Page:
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Depression and Botox: Are the Injections a Cure for Wrinkles and Mood Disorders?

Botox is a widely sought after cosmetic injection that is primarily meant to get rid of wrinkles in aging faces. But, unknown to most people, Botox has other startling advantages. According to recent findings by researchers, after years of studies, facial Botox treatments have the ability of relieving depression.

The phenomenon behind this possibility is referred to as the facial feedback hypothesis. In simple terms, this implies that there could be a strong rather than superficial or one-way correlation between our facial expressions and emotions. Despite the fact that we feel an emotion first before it is manifested on the face, there is a possibility that this may happen the other way round. For instance, whenever you smile to conceal anger, anxiety or tension during an awkward or difficult social situation, you will most likely feel happier as a result. Similarly, if you scowl or smirk to ward of strangers on the street or any other social setting, you will end up feeling irritable or sullen.

Thus, as people get older, wrinkles start to show on their faces and the skin sags, these physical changes can trigger negative psychological outcomes. Botox treatments – aimed at tightening and making the skin smoother – can go a long way in setting a depression patient on a path to recovery by providing facial feedback that their mental state ought to match the happier state of their facial expressions. Nonetheless, it is important to note that Botox treatments alone cannot cure depression – they are just a potentially valuable addition to the present-day medicine and therapy.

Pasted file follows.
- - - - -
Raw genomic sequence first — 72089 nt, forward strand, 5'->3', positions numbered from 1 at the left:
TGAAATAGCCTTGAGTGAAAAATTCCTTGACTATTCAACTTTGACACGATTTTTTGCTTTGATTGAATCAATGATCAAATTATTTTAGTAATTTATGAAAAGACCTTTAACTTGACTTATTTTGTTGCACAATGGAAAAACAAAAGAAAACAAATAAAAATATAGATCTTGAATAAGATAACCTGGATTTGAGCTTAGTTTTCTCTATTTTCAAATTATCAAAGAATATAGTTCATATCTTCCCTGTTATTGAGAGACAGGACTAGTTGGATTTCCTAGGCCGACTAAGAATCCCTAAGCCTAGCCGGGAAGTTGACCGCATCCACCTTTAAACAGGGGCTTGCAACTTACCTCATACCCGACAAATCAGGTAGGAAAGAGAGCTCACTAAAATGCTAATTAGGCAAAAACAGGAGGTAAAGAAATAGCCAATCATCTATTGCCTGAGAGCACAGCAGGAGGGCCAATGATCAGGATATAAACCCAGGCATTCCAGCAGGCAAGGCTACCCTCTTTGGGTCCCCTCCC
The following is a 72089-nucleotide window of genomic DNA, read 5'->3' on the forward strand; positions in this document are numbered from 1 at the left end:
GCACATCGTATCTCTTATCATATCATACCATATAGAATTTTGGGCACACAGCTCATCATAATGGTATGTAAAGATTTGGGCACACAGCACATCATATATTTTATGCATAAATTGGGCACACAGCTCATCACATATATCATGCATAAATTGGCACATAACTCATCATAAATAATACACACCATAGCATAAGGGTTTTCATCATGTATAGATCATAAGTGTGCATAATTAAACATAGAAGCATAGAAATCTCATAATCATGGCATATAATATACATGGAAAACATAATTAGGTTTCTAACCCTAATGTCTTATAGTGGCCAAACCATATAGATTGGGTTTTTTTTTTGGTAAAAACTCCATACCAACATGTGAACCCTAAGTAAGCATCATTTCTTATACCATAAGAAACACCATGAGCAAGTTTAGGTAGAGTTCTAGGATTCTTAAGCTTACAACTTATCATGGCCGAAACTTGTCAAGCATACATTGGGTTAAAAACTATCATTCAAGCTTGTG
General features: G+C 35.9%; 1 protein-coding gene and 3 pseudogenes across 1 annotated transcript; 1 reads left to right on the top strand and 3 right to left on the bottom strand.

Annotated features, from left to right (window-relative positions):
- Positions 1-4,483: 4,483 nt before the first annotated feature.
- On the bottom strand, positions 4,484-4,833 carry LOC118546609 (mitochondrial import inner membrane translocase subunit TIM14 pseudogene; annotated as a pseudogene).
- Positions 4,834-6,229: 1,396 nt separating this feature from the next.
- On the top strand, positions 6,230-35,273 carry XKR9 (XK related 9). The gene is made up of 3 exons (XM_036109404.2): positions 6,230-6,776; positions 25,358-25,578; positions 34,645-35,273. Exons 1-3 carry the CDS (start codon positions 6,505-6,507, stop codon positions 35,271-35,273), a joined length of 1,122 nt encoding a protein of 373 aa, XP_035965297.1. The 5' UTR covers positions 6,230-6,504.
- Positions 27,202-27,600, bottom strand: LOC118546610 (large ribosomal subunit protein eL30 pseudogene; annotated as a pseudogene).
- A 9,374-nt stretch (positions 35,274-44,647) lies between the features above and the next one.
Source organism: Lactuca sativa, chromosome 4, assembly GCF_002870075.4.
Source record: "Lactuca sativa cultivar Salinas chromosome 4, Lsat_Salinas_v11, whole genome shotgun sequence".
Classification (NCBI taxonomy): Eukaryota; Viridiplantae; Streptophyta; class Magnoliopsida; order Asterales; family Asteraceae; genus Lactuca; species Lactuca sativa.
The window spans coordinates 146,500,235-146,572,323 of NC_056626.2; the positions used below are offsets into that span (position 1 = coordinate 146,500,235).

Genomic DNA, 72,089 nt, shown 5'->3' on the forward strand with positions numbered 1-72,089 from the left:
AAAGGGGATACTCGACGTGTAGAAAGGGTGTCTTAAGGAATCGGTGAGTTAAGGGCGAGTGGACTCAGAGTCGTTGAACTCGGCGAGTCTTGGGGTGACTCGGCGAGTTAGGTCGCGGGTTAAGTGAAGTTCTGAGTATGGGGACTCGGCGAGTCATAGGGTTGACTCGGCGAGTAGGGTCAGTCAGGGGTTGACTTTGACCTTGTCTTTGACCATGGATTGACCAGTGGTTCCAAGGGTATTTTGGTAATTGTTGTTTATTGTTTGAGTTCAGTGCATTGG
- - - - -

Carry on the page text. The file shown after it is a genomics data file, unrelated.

Botox may now be taken more seriously in the coming days since its medical uses are considerably beneficial. Take the example of my grandmother, who, a few years ago, had Botox injections to her vocal cords as a treatment for her warbling speech disorder. At first, she was scared of thought that relatives and friends would think she undertook the procedure for cosmetic purposes. Luckily, since the typical Botox treatment is increasingly growing in popularity every day, thanks to the widespread commercial support, other hidden benefits have been discovered.

So if you are suffering from depression, consult a mental health specialist and not your dermatologist. Nonetheless, you could still become healthier knowing that acting happier can actually mean feeling happier.

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  1. Would a dermatologist or plastic surgeon be willing to bill the insurance for Botox “ for depression “ ? How to get insurance to pay? I feel less depressed when my wrinkles are gone!

    • I wish! I have osteoarthritis in my jaw, and have heard that Botox is excellent for pain in that area. My plastic surgeon said that my insurance wouldn’t cover it though. 🙁

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